Australia is currently patting itself on the back for having a “discussion about race.” This shallow, vapid “discussion” revolves around a few recent events. To sum up: at last Friday night’s AFL game, Indigenous Sydney footballer Adam Goodes was called an ape by a 13-year-old Collingwood fan. She was ejected from the grounds, Goodes was too upset to continue the match, and was approached in the Sydney rooms afterwards by Collingwood president Eddie McGuire to offer a personal apology. Goodes asked the media not to vilify the girl herself, but to think about how she was a product of the casual attitude towards racism that exists in Australia. McGuire, whose conduct was similarly exemplary, then fucked it up by saying on breakfast radio that Goodes could promote King Kong the musical.

Most of the coverage revolves around whether the girl knew “ape” was racist, whether McGuire’s apology was good enough, whether he should he step down as Collingwood president, etc. This is how racism controversies always play out in the Australian media: we behave as though racist comments are mere insults that reflect poorly on the character of the person making them, rather than symptomatic of the deep and persistent racism this country was founded upon. We pretend that racist remarks are the cause rather than the effect. This is why there are thousands upon thousands of comments and tweets and letters to the editor voicing opinions ranging from genuine confusion about why Goodes was so upset to sneering remarks that he should “toughen up.”

It’s all well and good to call out public figures for making racist remarks, but the entire affair is pointless unless people are told why it’s wrong to make racist remarks. This seems obvious, but apparently they need to be. Plenty of white people will compare being called an ape to being called a Pom or a sheep-shagger, either oblivious or willfully blind to the social and cultural context that separates Brits and Kiwis from Aboriginals. A visitor from a foreign culture or an alien planet could be forgiven that thinking Indigenous Australians are on the same rung of society as white Australians. Because, contrary to the narrative of Australia’s Big Conversation About Race, the issue is not “Aboriginal person called name by white person.” The issue is “Aboriginal people still suffering the consequences of a white empire that occupied their land by force.”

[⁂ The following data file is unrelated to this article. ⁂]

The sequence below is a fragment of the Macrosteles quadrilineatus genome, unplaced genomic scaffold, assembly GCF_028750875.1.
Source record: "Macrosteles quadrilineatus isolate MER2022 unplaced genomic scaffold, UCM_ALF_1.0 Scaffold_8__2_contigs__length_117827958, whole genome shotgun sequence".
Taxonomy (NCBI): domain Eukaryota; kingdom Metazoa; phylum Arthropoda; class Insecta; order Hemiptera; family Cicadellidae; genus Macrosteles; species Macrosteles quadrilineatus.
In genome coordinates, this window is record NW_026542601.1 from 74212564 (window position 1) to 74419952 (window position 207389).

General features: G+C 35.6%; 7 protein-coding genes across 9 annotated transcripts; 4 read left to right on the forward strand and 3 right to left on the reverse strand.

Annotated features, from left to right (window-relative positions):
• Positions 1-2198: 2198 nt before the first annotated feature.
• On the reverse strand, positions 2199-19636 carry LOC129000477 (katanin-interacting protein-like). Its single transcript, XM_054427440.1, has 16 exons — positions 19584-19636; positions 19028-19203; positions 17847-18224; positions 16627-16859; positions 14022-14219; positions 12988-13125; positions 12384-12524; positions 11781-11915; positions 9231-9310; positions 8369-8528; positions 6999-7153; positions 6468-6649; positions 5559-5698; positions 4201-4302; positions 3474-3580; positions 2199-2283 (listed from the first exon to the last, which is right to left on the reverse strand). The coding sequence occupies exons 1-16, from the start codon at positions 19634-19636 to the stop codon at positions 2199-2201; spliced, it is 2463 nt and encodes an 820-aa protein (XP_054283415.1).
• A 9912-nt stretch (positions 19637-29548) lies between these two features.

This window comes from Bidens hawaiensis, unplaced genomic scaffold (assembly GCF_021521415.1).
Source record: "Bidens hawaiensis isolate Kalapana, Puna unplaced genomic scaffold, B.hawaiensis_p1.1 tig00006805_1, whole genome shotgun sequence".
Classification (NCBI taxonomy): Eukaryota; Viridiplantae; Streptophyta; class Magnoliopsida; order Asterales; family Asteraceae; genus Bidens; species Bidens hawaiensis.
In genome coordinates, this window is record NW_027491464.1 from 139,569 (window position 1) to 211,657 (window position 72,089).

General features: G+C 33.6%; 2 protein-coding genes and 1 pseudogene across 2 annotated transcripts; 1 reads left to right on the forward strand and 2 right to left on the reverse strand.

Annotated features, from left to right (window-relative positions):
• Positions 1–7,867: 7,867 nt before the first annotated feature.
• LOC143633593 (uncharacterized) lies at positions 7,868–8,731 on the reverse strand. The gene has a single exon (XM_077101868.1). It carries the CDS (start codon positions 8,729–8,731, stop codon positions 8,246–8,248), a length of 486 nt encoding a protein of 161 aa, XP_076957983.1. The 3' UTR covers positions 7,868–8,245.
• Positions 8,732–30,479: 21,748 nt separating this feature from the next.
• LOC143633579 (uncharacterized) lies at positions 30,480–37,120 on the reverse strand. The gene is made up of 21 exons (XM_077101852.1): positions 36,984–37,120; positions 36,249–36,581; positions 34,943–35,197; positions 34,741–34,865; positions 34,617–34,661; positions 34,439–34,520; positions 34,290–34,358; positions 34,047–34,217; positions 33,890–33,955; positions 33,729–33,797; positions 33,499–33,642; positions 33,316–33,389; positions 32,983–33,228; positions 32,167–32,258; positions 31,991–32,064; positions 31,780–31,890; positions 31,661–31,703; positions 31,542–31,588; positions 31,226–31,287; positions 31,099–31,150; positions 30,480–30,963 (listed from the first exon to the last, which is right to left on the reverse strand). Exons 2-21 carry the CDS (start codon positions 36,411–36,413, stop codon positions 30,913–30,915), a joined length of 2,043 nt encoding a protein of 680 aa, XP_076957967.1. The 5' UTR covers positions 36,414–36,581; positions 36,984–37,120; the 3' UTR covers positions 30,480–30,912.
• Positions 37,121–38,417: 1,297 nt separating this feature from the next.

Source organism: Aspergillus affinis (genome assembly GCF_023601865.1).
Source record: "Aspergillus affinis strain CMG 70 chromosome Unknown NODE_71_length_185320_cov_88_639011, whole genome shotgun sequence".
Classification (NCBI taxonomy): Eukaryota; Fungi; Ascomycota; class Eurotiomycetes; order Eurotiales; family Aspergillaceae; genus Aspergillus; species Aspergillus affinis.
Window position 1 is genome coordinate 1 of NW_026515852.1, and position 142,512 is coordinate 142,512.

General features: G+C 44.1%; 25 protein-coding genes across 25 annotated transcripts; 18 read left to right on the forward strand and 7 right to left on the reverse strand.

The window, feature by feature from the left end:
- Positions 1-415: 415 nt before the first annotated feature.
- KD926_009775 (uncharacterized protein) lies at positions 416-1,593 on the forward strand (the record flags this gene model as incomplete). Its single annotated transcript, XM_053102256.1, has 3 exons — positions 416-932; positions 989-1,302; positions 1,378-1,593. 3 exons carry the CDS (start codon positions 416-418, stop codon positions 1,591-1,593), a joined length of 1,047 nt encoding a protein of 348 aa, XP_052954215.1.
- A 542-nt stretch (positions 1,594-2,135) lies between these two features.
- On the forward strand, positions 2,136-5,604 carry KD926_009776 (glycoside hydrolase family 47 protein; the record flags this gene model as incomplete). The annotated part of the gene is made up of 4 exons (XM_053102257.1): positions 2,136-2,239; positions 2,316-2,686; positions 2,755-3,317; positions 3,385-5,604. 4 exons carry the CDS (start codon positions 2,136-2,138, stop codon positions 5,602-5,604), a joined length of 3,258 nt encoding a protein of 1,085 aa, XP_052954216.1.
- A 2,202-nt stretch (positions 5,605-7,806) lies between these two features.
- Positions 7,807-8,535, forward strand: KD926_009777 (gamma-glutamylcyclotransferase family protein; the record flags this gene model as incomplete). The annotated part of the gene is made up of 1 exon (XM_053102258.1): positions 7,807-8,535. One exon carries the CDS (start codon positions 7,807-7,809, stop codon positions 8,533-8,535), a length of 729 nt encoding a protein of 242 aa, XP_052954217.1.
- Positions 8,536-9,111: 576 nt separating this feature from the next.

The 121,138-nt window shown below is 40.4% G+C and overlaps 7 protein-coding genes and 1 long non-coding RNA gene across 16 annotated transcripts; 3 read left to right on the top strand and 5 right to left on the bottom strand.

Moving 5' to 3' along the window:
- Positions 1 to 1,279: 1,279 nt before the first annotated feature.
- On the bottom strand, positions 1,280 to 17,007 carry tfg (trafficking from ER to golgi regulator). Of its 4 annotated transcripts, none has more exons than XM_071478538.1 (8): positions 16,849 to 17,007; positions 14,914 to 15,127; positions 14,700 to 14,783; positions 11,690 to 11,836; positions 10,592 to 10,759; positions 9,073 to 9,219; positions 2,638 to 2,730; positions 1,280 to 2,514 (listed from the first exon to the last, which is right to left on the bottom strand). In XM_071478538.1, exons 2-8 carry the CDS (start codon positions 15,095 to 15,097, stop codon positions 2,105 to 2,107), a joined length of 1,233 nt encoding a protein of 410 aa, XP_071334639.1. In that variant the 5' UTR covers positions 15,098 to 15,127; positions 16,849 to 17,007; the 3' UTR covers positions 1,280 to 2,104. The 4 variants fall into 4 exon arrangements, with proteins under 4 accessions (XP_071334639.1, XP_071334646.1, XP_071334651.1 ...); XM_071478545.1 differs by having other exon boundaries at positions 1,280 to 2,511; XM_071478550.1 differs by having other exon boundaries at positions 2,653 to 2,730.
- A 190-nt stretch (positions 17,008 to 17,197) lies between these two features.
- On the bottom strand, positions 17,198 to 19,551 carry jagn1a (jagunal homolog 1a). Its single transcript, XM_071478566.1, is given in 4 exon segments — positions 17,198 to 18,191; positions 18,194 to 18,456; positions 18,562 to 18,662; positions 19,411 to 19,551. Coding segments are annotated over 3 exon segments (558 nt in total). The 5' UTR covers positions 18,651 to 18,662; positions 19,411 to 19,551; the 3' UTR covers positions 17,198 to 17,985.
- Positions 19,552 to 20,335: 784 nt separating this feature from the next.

Sam de Brito, hardly Australia’s most articulate or thoughtful columnist, is one of the few I can think of who has pointed out the elephant in the room over the past few days:

…That hurt is proportionate to the suffering, malevolence, violence, cruelty and indignity that men and women experienced during slavery in the US.

This is an experience to which we have never given full acknowledgement in this country. We do not understand the anger, the shame, the frustration, the bitterness and sorrow of what was taken from indigenous Australians…

…We said “sorry”, but for what? Crippling your culture? Raping your women? Murdering your children? Ingraining shame into your upbringing? Alienating you from contemporary culture to the point there is not one indigenous TV personality regularly seen on our TV screens?

White Australians say “harden up” and “get over it” about racist jokes because that’s what they really want Aboriginals to do about the dispossession of their land and the continuing marginalisation of their people. Harden up. Get over it. Stop complaining, stop drinking, stop being unemployed. Stop making me feel guilty.

Until the Australian media can link these regular racism controversies together into what they are – a reflection of racism in our society, and an acknowledgement of the fact that we fucked Aboriginals over and we’re still fucking them over – then this scenario is going to play out over and over again like an Escher drawing.